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Proximity and Relevance are the vital filters for impactful news judgement

By Lindsey Chastain

There are 10 elements of news and newsworthiness, but two outshine the rest.


A stack of newspapers.When it comes to determining whether a story is considered newsworthy, there are many factors journalists and editors evaluate. However, at the core, many argue that newsworthiness ultimately comes down to just two key elements: geography/proximity and subject matter relevance.




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Geography and Proximity

A major component of newsworthiness is geography or proximity, or how close the story is to the reader or viewer. The concept is that the closer a story physically occurs to the audience, the more likely it is to impact them directly. This makes it more pressing and essential to cover. 


The geography criteria apply to both a media outlet's immediate community as well as expanding concentric circles radiating outward. A small-town newspaper or blog would focus its coverage heavily on hyperlocal happenings within town limits. A large metro area paper provides more citywide regional reporting. National outlets like CNN or The New York Times then portray stories of national importance. 


But even within those broader geographies, a story happening physically closer is often deemed more newsworthy. The local newspaper is more likely to cover a house fire across town than one three states away. A Miami TV station will devote more airtime to a hurricane heading to the Florida coast versus one targeting Texas. 


Proximity is a leading indicator of public interest and potential impact on a readership, in turn driving editorial decisions. From community announcements to worldwide breaking news, geography plays a central role in assessing newsworthiness.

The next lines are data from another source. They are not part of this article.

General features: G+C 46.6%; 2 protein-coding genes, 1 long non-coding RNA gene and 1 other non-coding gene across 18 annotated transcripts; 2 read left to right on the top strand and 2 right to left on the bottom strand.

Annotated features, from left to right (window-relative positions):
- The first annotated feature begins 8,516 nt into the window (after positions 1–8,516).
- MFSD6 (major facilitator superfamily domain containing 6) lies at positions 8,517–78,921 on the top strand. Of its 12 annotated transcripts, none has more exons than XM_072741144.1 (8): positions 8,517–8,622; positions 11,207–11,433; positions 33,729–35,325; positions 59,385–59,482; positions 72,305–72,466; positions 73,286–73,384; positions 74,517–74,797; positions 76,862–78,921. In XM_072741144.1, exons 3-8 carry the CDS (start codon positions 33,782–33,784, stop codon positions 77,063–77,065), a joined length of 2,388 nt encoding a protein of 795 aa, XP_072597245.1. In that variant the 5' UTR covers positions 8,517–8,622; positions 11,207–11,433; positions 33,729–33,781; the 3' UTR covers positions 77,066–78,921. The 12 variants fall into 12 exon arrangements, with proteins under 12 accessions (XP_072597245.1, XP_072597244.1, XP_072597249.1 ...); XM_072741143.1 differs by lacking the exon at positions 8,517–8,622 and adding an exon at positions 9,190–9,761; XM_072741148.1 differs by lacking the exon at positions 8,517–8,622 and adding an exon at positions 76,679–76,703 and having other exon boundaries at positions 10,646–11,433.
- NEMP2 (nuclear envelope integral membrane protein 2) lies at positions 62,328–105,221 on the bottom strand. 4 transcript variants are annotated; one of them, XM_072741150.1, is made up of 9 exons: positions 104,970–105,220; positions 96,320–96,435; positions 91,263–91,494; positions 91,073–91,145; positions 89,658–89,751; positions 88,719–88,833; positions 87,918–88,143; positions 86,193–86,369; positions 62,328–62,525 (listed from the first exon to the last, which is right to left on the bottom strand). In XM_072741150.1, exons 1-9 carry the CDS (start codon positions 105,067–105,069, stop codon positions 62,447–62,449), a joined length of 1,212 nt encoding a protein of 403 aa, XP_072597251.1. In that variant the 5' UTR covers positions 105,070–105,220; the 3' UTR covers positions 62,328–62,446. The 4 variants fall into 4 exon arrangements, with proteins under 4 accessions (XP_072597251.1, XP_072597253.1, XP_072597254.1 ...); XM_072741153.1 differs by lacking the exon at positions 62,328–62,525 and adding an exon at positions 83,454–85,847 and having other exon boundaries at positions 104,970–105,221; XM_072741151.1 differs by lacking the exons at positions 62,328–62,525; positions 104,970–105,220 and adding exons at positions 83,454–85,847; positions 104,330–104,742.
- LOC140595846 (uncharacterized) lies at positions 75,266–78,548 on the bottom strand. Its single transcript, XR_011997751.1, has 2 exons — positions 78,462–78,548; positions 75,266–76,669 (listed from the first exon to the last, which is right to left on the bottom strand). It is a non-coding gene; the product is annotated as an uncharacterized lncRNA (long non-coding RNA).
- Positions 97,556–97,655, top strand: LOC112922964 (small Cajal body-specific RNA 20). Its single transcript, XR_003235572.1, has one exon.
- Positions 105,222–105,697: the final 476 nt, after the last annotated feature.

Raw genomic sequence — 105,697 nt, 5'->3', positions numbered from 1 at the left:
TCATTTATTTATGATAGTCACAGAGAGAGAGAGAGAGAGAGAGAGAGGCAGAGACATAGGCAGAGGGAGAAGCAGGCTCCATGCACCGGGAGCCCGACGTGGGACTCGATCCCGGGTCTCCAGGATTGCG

Subject Matter Relevance

The other primary evaluation criteria for any news story is the subject matter itself. Specifically, how relevant is the topic to the target demographic and their key interests or concerns? Just because a story meets the geography test does not necessarily make it worthwhile to an outlet's audience.


Whether a national political issue, local school proposal, or viral video, editors must analyze the anticipated level of viewer or reader engagement. For example, a newspaper in San Francisco may only provide limited coverage of stock market movements, while The Wall Street Journal makes its front page news daily. Or a Milwaukee magazine might skip reporting on hot new tech startups in Austin. Relevance depends on the readership.


When gauging this relevance, journalists consider factors like unusualness, timeliness, prominence/proximity of key figures, public interest, potential impact, conflict or controversy, humanization, useful information, and more. But ultimately, the through line is — will this story resonate with our target consumers? Will they care?


Summing It Up

While one could likely list dozens of characteristics that make a story considered newsworthy, many argue proximity and subject relevance capture the two core, fundamental criteria. Is this event happening close to home, either geographically or emotionally? And will the topic generate interest and engagement among our audience? 


Evaluating through these two essential lenses helps journalists, bloggers, and influencers effectively filter through the constant barrage of potential stories. It focuses coverage on what truly matters to a local community, university campus, industry vertical, or wider region. 


And it builds trust and loyalty with an audience by providing the news and information they find most pertinent at any given moment. In an era of information overload, remembering these two critical elements — geography and relevance — anchors reporting in serving reader needs rather than chasing vanity metrics.

If you have a newsworthy story you think may resonate with target audiences, use our guide to identify target audiences, change their attitudes, and identify the best calls to action!


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Photo by Suzy Hazelwood from Pexels

Topics: media relations, earned media, news media

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